• CGSociety :: Production Focus

    22 March 2013, by Meleah Maynard



    David Lewandowski would always choose confusion over boredom. So it’s okay with him that some parts of ‘Tiny Tortures,’ the surreal video he directed for a track on musician Flying Lotus’ recently released Until the Quiet Comes, aren’t completely spelled out. The storyline behind the darkly magical video comes through loud and clear. Elijah Wood stars as a former baseball player who is relying on prescription drugs to ease the guilt he feels following a car accident that killed his girlfriend and cost him an arm. In his drug-addled grief, he hallucinates about the regeneration of his missing limb and winds up overdosing in response.





    In addition to directing Tiny Tortures, Lewandowski wrote the treatment for the video and created many of the animations and visual effects using Maxon’s Cinema 4D. Well known for his work on TRON: Legacy, Lewandowski recently served as the lead graphics animator on Oblivion. He and Steven Ellison (aka Flying Lotus) connected via Twitter. “Steven wanted to learn more about animation so he put out a call out saying he was looking for the head-vampire of C4D, and people directed him to me,” Lewandowski recalls, laughing.

    The two got in touch and started spending time together in Los Angeles, talking about art and movies. Lewandowski gave Ellison some animation tips, and when it came time to find video directors for his latest album, Ellison called on his new friend. “We have a lot of common interests,” Lewandowski explains. “We share a big love of Asian cinema, particularly Japanese animation, and we have a lot of music we connect over.”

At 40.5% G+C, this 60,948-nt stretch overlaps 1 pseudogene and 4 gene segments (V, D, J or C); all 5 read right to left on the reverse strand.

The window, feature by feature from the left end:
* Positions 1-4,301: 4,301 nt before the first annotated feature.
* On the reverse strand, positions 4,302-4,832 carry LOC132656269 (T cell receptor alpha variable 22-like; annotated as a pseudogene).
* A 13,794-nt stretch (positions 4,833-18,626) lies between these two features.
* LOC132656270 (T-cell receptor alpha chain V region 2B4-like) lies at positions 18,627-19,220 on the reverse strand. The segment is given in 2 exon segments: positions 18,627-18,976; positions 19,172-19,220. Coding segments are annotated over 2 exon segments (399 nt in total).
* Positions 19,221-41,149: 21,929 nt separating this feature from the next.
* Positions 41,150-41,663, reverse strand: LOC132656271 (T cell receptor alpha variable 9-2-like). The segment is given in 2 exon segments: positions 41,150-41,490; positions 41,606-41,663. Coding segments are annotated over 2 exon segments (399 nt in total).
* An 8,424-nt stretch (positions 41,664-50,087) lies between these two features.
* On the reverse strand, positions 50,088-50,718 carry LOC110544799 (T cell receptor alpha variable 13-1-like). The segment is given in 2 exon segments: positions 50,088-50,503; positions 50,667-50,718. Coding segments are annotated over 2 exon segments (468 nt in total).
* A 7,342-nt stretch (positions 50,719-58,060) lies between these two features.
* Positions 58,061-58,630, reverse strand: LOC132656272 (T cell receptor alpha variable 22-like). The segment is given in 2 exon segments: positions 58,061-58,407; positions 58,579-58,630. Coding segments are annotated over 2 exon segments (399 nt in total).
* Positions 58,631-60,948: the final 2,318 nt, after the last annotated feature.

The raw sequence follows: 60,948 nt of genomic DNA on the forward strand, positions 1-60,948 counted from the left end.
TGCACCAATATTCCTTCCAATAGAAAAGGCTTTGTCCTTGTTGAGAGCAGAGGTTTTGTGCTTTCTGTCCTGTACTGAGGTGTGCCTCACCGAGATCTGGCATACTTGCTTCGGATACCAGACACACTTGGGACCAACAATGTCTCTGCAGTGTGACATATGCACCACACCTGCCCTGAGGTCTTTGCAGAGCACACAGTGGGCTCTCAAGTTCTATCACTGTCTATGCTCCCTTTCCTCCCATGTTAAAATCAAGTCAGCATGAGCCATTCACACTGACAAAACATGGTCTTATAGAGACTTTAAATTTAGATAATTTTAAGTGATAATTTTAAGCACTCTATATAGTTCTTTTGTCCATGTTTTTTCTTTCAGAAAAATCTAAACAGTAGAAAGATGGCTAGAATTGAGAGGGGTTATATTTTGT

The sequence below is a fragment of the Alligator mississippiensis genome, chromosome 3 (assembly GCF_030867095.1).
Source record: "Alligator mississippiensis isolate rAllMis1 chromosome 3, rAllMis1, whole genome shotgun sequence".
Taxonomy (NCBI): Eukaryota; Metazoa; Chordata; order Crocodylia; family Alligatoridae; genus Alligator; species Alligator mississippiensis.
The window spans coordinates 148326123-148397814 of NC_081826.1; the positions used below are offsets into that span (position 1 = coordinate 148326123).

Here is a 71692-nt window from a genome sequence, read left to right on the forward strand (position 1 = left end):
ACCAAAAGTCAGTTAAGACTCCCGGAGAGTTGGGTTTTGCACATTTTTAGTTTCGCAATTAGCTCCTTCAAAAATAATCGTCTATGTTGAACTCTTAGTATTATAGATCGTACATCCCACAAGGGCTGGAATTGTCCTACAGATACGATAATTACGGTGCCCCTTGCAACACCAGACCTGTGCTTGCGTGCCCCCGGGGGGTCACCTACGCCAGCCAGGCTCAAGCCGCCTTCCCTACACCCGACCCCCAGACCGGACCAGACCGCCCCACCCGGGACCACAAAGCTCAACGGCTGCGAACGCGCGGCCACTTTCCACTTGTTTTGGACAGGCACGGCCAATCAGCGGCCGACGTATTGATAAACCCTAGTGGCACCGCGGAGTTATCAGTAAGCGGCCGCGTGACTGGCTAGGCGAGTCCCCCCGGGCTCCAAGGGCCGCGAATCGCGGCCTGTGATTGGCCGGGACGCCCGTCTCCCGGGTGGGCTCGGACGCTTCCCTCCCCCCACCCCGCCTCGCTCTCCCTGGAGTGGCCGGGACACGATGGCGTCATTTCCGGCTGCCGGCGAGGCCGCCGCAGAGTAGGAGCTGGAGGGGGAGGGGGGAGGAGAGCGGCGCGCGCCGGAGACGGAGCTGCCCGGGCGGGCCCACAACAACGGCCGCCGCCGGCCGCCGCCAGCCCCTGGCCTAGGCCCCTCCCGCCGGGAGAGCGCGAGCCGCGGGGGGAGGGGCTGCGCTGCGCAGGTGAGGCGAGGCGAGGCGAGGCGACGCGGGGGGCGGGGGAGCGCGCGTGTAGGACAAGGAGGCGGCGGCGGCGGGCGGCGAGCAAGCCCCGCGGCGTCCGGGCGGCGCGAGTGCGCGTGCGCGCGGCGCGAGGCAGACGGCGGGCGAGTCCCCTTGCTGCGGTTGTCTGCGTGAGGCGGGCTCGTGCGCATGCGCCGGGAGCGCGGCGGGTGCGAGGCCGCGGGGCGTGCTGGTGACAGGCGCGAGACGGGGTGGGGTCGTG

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    Lewandowski’s talks with Ellison reminded him of his love of Katsuhiro Otomo’s 1988 animated, cyberpunk film, Akira, and his disappointment that the live-action U.S. version got cancelled before being made. “It broke my heart when the film got cancelled, so in some ways the impetus for this video came out of my frustration and sadness,” he says, explaining that he loved the “telekinetic, hallucinatory” nature of the film. Nailing down the look took several motion and camera tests, and Lewandowski admits to worry a bit that the subject matter was too dark. But, ultimately, he and Ellison were happy with the concept and the look. “It’s a midnight, pure-black song, really, so we went with it,” he says, adding that shooting began in June and post-production was completed in November.

    Hallucinating In the Dark

    Elijah Wood is a mutual friend of Flying Lotus and Lewandowski but, even so, Lewandowski didn’t quite believe that the real Elijah Wood was going to be in the video until he showed up for the shoot. “I sent Elijah the treatment and he said, ‘Yes, let’s do it,’ but I’m a fan of his and I totally thought an impersonator was going to show up or something,” he recalls. “But he came through and was fantastic, and really supportive of the project and vibe.”



    In the video, Wood is seen lying in the dark on his bed next to a nightstand strewn with prescription drug bottles. Suddenly, everything from spare change and guitar picks to baseballs and a smart phone begin floating over to him, coming together to form a cyborg-like replacement arm. Concept artist Ben Mauro came up with the design for the arm, and was one of several members of the freelance creative team Lewandowski pulled together for the video.